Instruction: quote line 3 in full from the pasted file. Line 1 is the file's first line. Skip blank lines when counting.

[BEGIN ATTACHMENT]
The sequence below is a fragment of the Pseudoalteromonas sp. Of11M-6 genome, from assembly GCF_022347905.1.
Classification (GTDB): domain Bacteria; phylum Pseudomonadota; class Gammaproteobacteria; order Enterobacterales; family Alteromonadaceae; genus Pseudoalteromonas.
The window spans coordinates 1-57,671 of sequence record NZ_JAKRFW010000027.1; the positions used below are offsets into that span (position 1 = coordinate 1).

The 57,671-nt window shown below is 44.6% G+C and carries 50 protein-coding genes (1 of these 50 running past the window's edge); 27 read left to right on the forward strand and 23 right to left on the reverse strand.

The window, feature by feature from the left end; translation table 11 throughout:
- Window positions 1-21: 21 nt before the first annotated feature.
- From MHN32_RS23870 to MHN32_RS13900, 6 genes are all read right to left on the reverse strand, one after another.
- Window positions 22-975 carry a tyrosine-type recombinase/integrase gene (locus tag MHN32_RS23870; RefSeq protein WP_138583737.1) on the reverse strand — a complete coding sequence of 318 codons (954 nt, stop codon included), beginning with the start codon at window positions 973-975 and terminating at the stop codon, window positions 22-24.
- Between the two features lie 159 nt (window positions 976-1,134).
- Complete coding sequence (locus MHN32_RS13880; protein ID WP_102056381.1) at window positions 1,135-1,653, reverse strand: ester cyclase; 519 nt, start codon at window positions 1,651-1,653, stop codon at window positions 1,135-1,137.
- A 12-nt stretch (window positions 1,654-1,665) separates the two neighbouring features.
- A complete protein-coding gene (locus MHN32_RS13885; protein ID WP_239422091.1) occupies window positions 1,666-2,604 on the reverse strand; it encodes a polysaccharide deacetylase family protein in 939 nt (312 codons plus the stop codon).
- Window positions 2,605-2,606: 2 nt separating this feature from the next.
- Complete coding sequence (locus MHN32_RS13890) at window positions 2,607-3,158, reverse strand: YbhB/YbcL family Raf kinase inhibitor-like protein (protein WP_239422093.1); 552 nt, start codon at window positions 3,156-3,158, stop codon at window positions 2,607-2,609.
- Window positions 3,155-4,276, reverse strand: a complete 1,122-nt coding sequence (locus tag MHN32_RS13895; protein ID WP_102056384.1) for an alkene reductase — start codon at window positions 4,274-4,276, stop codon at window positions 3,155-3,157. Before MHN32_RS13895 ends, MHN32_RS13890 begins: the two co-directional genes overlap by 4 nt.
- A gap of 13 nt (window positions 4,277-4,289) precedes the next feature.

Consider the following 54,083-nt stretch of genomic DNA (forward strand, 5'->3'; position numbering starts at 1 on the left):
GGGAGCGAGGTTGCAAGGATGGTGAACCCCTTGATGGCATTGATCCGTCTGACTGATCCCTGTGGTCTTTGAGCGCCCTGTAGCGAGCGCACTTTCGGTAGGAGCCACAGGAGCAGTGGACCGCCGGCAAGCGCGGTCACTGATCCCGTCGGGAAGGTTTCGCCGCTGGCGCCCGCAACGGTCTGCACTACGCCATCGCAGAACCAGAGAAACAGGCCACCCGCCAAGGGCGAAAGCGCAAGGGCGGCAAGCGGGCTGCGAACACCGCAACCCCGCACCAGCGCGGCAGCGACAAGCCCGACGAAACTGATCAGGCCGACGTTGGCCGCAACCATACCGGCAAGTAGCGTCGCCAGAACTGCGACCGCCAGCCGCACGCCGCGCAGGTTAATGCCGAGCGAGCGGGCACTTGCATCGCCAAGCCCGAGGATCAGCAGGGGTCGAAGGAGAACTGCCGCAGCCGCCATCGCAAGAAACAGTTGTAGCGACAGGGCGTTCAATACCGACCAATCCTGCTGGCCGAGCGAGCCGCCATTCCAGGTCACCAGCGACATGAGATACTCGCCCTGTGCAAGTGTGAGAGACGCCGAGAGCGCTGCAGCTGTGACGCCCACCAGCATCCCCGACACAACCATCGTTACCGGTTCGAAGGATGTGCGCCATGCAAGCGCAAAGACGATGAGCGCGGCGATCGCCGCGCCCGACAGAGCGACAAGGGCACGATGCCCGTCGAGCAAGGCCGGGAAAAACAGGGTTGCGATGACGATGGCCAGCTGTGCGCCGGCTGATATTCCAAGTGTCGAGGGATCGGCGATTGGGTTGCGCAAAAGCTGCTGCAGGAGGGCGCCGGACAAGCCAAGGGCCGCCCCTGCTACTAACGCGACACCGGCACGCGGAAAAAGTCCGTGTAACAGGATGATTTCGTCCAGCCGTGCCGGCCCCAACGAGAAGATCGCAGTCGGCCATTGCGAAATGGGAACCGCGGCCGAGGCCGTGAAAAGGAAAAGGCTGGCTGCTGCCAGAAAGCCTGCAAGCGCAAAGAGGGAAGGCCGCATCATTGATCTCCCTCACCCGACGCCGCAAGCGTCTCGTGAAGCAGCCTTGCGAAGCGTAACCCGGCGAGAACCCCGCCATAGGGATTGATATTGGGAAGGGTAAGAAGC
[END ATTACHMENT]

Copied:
The window spans coordinates 1-57,671 of sequence record NZ_JAKRFW010000027.1; the positions used below are offsets into that span (position 1 = coordinate 1).